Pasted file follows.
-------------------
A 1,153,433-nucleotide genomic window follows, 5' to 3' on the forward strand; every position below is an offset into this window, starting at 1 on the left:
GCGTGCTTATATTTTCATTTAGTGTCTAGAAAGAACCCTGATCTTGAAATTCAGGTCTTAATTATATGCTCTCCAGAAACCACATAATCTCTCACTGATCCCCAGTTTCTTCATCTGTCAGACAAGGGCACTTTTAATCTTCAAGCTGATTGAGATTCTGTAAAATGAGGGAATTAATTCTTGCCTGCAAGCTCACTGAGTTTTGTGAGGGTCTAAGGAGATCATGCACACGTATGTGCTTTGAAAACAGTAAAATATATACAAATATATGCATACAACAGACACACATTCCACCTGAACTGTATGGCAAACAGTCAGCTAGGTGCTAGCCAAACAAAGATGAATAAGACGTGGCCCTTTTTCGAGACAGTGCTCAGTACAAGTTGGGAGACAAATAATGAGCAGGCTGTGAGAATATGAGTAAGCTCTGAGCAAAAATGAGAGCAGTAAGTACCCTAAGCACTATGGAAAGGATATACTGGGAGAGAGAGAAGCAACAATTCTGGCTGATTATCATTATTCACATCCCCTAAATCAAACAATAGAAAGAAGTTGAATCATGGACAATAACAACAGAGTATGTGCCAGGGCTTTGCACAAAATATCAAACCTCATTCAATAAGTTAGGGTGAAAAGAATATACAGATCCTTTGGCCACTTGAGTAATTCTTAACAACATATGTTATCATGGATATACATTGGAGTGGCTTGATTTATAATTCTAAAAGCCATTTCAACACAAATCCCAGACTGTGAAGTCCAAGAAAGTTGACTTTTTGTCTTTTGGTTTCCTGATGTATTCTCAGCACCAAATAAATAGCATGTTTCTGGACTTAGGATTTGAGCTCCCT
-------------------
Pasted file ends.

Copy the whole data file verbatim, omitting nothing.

A 1,153,433-nucleotide genomic window follows, 5' to 3' on the forward strand; every position below is an offset into this window, starting at 1 on the left:
GCGTGCTTATATTTTCATTTAGTGTCTAGAAAGAACCCTGATCTTGAAATTCAGGTCTTAATTATATGCTCTCCAGAAACCACATAATCTCTCACTGATCCCCAGTTTCTTCATCTGTCAGACAAGGGCACTTTTAATCTTCAAGCTGATTGAGATTCTGTAAAATGAGGGAATTAATTCTTGCCTGCAAGCTCACTGAGTTTTGTGAGGGTCTAAGGAGATCATGCACACGTATGTGCTTTGAAAACAGTAAAATATATACAAATATATGCATACAACAGACACACATTCCACCTGAACTGTATGGCAAACAGTCAGCTAGGTGCTAGCCAAACAAAGATGAATAAGACGTGGCCCTTTTTCGAGACAGTGCTCAGTACAAGTTGGGAGACAAATAATGAGCAGGCTGTGAGAATATGAGTAAGCTCTGAGCAAAAATGAGAGCAGTAAGTACCCTAAGCACTATGGAAAGGATATACTGGGAGAGAGAGAAGCAACAATTCTGGCTGATTATCATTATTCACATCCCCTAAATCAAACAATAGAAAGAAGTTGAATCATGGACAATAACAACAGAGTATGTGCCAGGGCTTTGCACAAAATATCAAACCTCATTCAATAAGTTAGGGTGAAAAGAATATACAGATCCTTTGGCCACTTGAGTAATTCTTAACAACATATGTTATCATGGATATACATTGGAGTGGCTTGATTTATAATTCTAAAAGCCATTTCAACACAAATCCCAGACTGTGAAGTCCAAGAAAGTTGACTTTTTGTCTTTTGGTTTCCTGATGTATTCTCAGCACCAAATAAATAGCATGTTTCTGGACTTAGGATTTGAGCTCCCT